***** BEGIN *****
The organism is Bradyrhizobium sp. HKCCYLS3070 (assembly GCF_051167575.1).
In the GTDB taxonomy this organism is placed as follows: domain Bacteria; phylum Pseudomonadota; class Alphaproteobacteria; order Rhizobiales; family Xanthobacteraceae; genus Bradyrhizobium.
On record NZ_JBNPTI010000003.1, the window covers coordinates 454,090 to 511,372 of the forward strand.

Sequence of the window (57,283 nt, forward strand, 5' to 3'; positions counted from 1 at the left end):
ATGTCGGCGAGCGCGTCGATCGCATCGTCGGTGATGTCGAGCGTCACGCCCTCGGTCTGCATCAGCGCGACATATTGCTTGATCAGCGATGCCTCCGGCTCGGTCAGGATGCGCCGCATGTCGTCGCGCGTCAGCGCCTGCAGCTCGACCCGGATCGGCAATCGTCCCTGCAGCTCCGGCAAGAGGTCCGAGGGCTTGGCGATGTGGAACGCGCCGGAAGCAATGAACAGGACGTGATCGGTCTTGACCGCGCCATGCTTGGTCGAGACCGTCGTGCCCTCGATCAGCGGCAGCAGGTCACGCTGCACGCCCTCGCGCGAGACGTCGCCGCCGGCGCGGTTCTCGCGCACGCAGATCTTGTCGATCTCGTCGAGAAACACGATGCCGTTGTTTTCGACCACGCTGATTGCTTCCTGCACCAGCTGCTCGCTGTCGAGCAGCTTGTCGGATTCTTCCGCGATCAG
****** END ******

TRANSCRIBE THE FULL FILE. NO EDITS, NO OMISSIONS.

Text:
The organism is Bradyrhizobium sp. HKCCYLS3070 (assembly GCF_051167575.1).
In the GTDB taxonomy this organism is placed as follows: domain Bacteria; phylum Pseudomonadota; class Alphaproteobacteria; order Rhizobiales; family Xanthobacteraceae; genus Bradyrhizobium.
On record NZ_JBNPTI010000003.1, the window covers coordinates 454,090 to 511,372 of the forward strand.

Sequence of the window (57,283 nt, forward strand, 5' to 3'; positions counted from 1 at the left end):
ATGTCGGCGAGCGCGTCGATCGCATCGTCGGTGATGTCGAGCGTCACGCCCTCGGTCTGCATCAGCGCGACATATTGCTTGATCAGCGATGCCTCCGGCTCGGTCAGGATGCGCCGCATGTCGTCGCGCGTCAGCGCCTGCAGCTCGACCCGGATCGGCAATCGTCCCTGCAGCTCCGGCAAGAGGTCCGAGGGCTTGGCGATGTGGAACGCGCCGGAAGCAATGAACAGGACGTGATCGGTCTTGACCGCGCCATGCTTGGTCGAGACCGTCGTGCCCTCGATCAGCGGCAGCAGGTCACGCTGCACGCCCTCGCGCGAGACGTCGCCGCCGGCGCGGTTCTCGCGCACGCAGATCTTGTCGATCTCGTCGAGAAACACGATGCCGTTGTTTTCGACCACGCTGATTGCTTCCTGCACCAGCTGCTCGCTGTCGAGCAGCTTGTCGGATTCTTCCGCGATCAG